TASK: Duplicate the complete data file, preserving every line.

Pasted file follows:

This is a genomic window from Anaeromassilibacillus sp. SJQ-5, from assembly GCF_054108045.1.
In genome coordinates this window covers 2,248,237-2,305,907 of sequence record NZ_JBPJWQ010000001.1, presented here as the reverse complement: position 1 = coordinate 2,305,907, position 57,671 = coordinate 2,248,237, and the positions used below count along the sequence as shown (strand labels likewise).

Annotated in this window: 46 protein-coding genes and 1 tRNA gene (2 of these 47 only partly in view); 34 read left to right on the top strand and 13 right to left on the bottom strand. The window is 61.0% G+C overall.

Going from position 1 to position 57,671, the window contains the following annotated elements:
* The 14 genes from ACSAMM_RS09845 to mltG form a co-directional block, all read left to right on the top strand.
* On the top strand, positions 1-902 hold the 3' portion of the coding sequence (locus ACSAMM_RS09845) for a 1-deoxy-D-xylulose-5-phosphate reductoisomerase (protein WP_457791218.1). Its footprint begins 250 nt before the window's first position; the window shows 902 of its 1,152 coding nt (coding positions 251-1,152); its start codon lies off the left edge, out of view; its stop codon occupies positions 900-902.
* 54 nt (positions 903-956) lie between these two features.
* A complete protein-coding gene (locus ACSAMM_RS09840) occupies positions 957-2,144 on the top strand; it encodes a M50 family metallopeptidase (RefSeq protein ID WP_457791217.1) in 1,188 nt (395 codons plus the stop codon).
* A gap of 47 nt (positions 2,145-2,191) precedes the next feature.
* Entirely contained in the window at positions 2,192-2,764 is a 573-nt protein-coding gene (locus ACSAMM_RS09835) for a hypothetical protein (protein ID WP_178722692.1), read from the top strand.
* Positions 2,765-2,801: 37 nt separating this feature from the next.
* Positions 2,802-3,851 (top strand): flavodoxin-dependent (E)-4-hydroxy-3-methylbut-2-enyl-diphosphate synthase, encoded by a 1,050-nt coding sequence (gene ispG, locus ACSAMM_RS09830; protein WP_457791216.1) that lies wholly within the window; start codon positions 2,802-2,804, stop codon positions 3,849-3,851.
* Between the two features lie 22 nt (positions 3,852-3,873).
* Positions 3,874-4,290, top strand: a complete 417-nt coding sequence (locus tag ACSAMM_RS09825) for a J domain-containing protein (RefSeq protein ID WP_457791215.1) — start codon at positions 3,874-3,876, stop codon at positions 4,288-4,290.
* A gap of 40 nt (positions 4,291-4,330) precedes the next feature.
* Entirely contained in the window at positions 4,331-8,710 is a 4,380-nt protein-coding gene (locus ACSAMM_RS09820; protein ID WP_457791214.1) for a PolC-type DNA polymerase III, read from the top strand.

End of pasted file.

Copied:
This is a genomic window from Anaeromassilibacillus sp. SJQ-5, from assembly GCF_054108045.1.
In genome coordinates this window covers 2,248,237-2,305,907 of sequence record NZ_JBPJWQ010000001.1, presented here as the reverse complement: position 1 = coordinate 2,305,907, position 57,671 = coordinate 2,248,237, and the positions used below count along the sequence as shown (strand labels likewise).

Annotated in this window: 46 protein-coding genes and 1 tRNA gene (2 of these 47 only partly in view); 34 read left to right on the top strand and 13 right to left on the bottom strand. The window is 61.0% G+C overall.

Going from position 1 to position 57,671, the window contains the following annotated elements:
* The 14 genes from ACSAMM_RS09845 to mltG form a co-directional block, all read left to right on the top strand.
* On the top strand, positions 1-902 hold the 3' portion of the coding sequence (locus ACSAMM_RS09845) for a 1-deoxy-D-xylulose-5-phosphate reductoisomerase (protein WP_457791218.1). Its footprint begins 250 nt before the window's first position; the window shows 902 of its 1,152 coding nt (coding positions 251-1,152); its start codon lies off the left edge, out of view; its stop codon occupies positions 900-902.
* 54 nt (positions 903-956) lie between these two features.
* A complete protein-coding gene (locus ACSAMM_RS09840) occupies positions 957-2,144 on the top strand; it encodes a M50 family metallopeptidase (RefSeq protein ID WP_457791217.1) in 1,188 nt (395 codons plus the stop codon).
* A gap of 47 nt (positions 2,145-2,191) precedes the next feature.
* Entirely contained in the window at positions 2,192-2,764 is a 573-nt protein-coding gene (locus ACSAMM_RS09835) for a hypothetical protein (protein ID WP_178722692.1), read from the top strand.
* Positions 2,765-2,801: 37 nt separating this feature from the next.
* Positions 2,802-3,851 (top strand): flavodoxin-dependent (E)-4-hydroxy-3-methylbut-2-enyl-diphosphate synthase, encoded by a 1,050-nt coding sequence (gene ispG, locus ACSAMM_RS09830; protein WP_457791216.1) that lies wholly within the window; start codon positions 2,802-2,804, stop codon positions 3,849-3,851.
* Between the two features lie 22 nt (positions 3,852-3,873).
* Positions 3,874-4,290, top strand: a complete 417-nt coding sequence (locus tag ACSAMM_RS09825) for a J domain-containing protein (RefSeq protein ID WP_457791215.1) — start codon at positions 3,874-3,876, stop codon at positions 4,288-4,290.
* A gap of 40 nt (positions 4,291-4,330) precedes the next feature.
* Entirely contained in the window at positions 4,331-8,710 is a 4,380-nt protein-coding gene (locus ACSAMM_RS09820; protein ID WP_457791214.1) for a PolC-type DNA polymerase III, read from the top strand.